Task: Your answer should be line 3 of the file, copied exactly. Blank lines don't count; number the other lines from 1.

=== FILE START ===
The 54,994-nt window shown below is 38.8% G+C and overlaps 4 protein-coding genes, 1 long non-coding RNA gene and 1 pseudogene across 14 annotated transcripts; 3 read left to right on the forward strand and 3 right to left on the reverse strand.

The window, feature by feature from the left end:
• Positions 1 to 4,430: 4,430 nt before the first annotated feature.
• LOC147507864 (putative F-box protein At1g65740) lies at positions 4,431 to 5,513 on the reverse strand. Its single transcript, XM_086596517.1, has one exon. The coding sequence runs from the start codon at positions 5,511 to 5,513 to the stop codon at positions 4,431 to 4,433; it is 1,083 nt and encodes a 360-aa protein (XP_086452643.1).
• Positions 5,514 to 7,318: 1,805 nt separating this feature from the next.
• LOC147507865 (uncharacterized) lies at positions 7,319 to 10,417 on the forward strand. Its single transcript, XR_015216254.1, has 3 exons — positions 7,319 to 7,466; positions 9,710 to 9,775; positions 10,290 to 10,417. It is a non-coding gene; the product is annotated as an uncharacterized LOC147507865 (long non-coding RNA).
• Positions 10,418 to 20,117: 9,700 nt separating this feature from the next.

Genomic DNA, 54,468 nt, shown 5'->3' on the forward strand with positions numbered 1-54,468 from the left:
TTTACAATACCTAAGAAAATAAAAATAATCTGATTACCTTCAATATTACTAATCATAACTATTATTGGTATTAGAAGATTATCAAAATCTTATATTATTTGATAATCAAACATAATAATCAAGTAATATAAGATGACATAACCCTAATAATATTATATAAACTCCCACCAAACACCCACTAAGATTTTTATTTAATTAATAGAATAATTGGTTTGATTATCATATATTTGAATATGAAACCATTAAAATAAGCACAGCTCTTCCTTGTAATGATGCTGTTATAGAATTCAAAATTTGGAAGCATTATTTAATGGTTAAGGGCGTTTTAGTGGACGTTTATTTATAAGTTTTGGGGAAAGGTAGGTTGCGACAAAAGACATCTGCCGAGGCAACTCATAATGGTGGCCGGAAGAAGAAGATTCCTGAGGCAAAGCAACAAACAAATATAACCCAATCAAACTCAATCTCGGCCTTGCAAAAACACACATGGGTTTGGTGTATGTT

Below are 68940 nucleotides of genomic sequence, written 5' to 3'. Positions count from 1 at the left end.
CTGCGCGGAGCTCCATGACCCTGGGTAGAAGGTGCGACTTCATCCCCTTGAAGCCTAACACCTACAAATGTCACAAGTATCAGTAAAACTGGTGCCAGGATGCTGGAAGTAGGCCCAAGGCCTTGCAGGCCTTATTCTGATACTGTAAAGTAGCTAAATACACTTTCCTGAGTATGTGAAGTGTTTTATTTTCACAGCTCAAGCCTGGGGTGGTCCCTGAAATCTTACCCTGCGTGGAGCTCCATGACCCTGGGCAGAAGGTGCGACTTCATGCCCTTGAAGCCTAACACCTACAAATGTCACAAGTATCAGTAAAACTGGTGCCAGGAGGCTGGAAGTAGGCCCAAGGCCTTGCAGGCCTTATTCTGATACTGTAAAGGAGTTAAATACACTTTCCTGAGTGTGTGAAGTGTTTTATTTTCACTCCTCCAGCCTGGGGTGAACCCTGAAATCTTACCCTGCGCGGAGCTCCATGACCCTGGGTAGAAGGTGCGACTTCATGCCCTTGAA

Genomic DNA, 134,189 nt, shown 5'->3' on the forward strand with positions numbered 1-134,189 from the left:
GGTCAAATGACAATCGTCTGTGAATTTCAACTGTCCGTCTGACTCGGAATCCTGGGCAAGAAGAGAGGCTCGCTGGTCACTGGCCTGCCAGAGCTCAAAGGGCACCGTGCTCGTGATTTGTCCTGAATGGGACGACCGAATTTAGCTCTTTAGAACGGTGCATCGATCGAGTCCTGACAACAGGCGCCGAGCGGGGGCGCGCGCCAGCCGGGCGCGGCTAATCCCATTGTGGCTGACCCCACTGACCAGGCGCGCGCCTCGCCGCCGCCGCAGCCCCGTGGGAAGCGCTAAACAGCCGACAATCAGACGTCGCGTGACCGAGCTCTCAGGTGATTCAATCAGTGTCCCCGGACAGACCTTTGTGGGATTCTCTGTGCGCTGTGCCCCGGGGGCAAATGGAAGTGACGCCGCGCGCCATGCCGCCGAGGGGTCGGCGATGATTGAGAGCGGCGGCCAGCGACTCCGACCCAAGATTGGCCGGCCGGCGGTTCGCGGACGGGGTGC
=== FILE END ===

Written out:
• Positions 1 to 4,430: 4,430 nt before the first annotated feature.